And then there was the suicide of 13-year-old Megan Meier and the subsequent indictment of Lori Drew, Megan’s best friend’s mother, in her murder. Read about this case here in an essay by Michele Catalano. Lori’s actions were unquestionably despicable (she created a teenage boy character who gained Megan’s confidence online and then dumped her, saying that the world would be better off without her), but the essay raises difficult questions as to whether moral blame also should be legal responsibility in this case. Because of the peculiar grounds used for the indictment, she writes, “What Drew’s indictment means, in essence, is that any Internet user now risks criminal proceedings for doing something as simple as creating a fake name to post messages on a website, something many people do each day for legitimate reasons.”

This is a legitimate question. Is meanness a crime? Is bullying the same as murder?

The Jewish answer is the moral answer. And that answer is Yes. Long before Facebook existed, the rabbis recorded in the midrash (Bereshith Rabbah 98:23), "What is spoken in Rome can kill in Damascus." Now, with that same distance traversable in a millisecond, all the more so, these words can kill.

Words have extraordinary power – the power to ruin careers, as the teachers at Horace Mann are finding out, and the power to kill, as in the case of Megan Meier. Lori Drew is guilty, but the law simply has to catch up with the technology and find a way to put her away without compromising our cherished freedoms.

2) The Quick Fix and the Chain Letter Syndrome

This week I received a heartwarming e-mail chain letter, a poem called “Slow Dance,” ostensibly written by a terminally ill young girl.

You can find it here.

I am always suspicious of dispatches like this (like that ubiquitous e-mail warning us of the anti-Holocaust curricula in the United Kingdom…or is it the University of Kentucky?), so I did some research. The poem has made its way around the cyber world several times over. If you go to Snopes -, you’ll discover, in fact that “Slow Dance” has been circulating online for eight years! And it’s a hoax. Not a harmful hoax, as hoaxes go, but a hoax nonetheless. It wasn’t written by someone who is dying, the American Cancer society will not donate money for every time this is forwarded, and Amy Bruce, the 7 year old cancer patient to whom the poem is often attributed in several variants, does not exist. You can read more background on this at Originally, the poem wasn’t even part of the hoax, and the professor named here (from Yeshiva U) had nothing to do with it, he simply was one of those good-natured souls who forwarded it, with his signature unfortunately affixed at the bottom.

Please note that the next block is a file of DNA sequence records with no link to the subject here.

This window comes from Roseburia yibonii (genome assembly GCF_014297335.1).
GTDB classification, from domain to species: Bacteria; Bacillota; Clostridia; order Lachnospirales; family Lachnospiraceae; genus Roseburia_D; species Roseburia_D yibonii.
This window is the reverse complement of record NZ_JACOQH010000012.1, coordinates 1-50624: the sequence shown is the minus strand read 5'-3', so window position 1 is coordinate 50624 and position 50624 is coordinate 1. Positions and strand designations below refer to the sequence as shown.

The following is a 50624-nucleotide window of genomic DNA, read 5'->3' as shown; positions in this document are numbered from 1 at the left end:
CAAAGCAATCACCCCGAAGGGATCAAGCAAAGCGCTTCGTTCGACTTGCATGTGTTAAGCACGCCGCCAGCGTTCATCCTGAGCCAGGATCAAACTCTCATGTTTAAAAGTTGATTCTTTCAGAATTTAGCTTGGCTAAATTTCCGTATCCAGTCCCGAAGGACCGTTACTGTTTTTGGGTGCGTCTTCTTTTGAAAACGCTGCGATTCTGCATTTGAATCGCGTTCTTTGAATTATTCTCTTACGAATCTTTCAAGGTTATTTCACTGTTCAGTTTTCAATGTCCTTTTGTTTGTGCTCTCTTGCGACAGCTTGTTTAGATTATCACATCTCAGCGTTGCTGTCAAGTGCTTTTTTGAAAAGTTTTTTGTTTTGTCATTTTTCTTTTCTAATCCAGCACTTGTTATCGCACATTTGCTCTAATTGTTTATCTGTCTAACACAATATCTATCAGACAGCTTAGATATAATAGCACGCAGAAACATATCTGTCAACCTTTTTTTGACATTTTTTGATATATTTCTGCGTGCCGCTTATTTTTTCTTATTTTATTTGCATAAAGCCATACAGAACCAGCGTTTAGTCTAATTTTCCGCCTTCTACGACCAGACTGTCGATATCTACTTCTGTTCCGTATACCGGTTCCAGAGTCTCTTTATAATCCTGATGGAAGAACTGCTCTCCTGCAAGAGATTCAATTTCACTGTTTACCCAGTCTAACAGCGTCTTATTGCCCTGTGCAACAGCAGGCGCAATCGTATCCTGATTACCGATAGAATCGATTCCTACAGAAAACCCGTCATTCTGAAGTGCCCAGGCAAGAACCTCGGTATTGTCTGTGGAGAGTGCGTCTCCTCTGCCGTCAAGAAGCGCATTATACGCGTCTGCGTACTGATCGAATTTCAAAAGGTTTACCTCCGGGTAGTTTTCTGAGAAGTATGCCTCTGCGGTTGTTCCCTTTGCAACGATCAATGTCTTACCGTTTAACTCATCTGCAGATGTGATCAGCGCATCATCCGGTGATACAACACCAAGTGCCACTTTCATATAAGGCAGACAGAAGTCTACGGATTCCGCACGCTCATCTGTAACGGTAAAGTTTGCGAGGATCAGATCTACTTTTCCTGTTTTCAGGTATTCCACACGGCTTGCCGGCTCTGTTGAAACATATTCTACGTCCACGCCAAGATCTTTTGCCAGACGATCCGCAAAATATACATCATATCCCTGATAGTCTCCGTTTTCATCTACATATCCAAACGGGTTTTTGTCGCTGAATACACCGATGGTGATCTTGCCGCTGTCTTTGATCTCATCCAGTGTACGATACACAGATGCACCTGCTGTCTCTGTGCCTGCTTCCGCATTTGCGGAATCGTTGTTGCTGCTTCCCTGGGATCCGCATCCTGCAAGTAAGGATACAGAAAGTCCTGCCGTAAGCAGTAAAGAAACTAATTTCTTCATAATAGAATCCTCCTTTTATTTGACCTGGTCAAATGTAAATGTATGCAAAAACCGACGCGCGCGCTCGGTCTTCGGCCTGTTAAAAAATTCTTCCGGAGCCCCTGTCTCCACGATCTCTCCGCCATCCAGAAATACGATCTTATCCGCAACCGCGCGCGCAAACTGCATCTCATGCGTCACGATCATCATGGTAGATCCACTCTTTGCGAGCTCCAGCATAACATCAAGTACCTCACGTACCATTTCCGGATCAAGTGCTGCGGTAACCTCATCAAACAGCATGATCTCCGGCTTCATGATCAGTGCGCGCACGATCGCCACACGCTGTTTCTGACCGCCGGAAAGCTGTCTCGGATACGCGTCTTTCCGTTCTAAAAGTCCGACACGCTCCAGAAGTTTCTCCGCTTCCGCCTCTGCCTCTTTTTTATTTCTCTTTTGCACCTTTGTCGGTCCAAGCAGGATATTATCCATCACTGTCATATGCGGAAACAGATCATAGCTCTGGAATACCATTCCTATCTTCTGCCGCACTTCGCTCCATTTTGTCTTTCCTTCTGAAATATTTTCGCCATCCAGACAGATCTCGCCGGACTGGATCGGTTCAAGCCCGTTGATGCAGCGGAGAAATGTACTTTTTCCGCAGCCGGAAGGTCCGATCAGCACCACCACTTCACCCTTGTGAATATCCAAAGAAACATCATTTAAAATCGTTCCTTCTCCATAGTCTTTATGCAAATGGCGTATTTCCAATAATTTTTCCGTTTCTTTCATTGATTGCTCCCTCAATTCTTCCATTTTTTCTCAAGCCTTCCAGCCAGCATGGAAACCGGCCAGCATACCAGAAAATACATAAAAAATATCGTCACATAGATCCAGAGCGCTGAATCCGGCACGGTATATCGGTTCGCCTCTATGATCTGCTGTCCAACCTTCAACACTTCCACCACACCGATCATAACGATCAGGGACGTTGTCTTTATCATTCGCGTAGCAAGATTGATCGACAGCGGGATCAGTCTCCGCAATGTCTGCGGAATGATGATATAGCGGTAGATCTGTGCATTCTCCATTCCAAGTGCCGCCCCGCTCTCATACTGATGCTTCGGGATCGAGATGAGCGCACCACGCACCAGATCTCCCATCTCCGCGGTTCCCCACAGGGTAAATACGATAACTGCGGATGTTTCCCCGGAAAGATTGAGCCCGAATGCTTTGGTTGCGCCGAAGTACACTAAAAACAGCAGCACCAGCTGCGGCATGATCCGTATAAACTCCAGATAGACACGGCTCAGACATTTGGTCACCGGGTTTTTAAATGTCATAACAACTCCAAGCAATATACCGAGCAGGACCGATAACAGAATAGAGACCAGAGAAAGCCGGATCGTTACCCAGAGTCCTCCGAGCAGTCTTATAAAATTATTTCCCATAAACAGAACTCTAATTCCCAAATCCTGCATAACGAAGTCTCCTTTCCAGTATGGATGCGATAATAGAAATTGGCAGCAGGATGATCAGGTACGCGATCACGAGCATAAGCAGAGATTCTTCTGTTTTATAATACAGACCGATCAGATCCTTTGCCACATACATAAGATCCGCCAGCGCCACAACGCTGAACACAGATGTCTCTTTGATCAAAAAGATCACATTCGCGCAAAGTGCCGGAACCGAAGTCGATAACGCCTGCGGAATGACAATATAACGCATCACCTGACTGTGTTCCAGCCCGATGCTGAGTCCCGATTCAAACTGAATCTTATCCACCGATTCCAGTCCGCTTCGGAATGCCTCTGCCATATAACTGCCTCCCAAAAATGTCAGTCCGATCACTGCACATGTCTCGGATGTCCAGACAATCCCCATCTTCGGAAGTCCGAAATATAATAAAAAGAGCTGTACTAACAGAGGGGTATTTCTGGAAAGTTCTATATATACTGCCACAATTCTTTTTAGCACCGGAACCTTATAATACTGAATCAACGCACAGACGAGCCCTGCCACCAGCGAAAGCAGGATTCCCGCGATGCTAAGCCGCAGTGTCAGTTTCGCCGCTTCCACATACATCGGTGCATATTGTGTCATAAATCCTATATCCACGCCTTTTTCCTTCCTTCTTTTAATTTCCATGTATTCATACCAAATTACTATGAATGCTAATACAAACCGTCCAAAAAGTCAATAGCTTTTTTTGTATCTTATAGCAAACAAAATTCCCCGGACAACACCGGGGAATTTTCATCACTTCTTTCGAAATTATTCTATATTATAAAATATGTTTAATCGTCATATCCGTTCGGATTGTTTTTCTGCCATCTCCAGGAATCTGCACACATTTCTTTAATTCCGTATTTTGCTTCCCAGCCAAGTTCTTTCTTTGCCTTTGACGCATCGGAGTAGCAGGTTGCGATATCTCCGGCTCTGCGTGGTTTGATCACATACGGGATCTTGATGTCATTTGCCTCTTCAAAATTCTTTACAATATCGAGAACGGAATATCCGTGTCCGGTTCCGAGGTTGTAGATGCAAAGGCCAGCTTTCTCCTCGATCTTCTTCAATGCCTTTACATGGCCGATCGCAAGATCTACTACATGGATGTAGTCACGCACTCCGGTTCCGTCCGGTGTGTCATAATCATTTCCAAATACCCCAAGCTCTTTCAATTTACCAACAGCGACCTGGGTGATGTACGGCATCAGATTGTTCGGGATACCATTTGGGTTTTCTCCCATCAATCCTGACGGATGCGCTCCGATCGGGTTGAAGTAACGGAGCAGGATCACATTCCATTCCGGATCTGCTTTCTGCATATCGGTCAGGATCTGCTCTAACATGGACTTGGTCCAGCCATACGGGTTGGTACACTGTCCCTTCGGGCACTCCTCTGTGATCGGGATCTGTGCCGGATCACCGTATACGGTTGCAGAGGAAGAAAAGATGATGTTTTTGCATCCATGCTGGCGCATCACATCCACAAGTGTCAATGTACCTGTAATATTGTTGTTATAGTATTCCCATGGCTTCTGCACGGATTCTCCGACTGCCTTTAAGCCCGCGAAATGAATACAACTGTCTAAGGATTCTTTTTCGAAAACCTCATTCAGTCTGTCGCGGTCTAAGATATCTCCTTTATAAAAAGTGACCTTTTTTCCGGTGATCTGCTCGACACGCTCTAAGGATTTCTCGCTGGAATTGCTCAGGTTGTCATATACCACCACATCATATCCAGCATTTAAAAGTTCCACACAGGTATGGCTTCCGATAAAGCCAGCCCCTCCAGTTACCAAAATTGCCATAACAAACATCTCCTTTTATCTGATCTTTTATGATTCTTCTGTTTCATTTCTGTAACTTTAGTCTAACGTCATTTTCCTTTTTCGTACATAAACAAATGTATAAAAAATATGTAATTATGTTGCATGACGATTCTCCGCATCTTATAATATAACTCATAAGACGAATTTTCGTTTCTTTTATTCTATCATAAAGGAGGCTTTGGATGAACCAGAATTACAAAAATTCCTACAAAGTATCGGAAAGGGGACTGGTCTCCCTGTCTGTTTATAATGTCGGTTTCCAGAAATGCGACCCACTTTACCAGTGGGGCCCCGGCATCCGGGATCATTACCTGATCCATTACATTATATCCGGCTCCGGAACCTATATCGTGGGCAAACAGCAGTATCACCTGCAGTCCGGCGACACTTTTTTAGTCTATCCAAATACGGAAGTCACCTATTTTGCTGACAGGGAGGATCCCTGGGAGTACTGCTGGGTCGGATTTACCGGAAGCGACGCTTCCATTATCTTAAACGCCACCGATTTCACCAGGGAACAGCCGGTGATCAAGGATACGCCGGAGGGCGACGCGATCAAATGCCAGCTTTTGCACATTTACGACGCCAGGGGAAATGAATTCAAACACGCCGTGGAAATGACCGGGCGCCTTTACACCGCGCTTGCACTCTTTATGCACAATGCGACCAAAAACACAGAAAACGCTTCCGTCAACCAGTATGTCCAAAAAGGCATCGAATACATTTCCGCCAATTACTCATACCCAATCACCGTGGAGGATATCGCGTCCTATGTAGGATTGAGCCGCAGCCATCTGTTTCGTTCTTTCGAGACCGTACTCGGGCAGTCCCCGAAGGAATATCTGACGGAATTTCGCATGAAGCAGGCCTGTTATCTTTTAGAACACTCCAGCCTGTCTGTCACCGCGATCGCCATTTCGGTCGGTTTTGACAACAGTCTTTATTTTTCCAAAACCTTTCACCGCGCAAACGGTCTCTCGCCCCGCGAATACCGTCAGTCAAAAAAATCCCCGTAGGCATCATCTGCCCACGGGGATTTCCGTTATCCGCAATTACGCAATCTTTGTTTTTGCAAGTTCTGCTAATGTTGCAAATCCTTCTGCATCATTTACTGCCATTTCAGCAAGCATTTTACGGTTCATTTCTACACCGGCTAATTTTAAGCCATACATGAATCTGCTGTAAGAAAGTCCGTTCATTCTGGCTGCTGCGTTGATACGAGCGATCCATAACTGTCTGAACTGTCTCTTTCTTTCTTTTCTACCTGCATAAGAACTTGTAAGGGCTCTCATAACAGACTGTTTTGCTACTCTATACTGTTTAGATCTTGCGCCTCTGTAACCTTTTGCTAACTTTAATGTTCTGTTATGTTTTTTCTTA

Otherwise, the poem ‘aint bad.

But don’t you feel deceived – violated – when reading that it’s a hoax?

The Internet has a way of drawing us in and spitting us out. So an important precept of Masechet Cyberspace is that we should be highly skeptical of everything we read. Even people we know may not be sending us the e-mails that we think are coming from them. One spammer has in fact latched onto my own name to send things to me – from “me.” I’m now hawking Viagra to myself on a regular basis, which is somewhat disconcerting. And even when the e-mail is genuine, it can be so easily misunderstood. Such is the immense power – and the danger - of this new technological tool.

Friday, May 16, 2008

Masechet Cyberspace #6 - A Netiquette Primer

An entirely new ethical field is growing regarding proper online behavior. A nice summary of some of the issues can be found at, a site that was just sent to me from colleagues working on new initiatives regarding the impact of Cyber Culture on Jewish education. This is being coordinated by the Lippman Kanfer Institute Learnings and Consultation Center at JESNA, a Jewish education think tank. I’ve become involved in the project and will be attending special sessions on the topic at this summer’s big annual happening in Jewish Education, the CAJE Conference.

So if you look at this site you’ll find the following definition: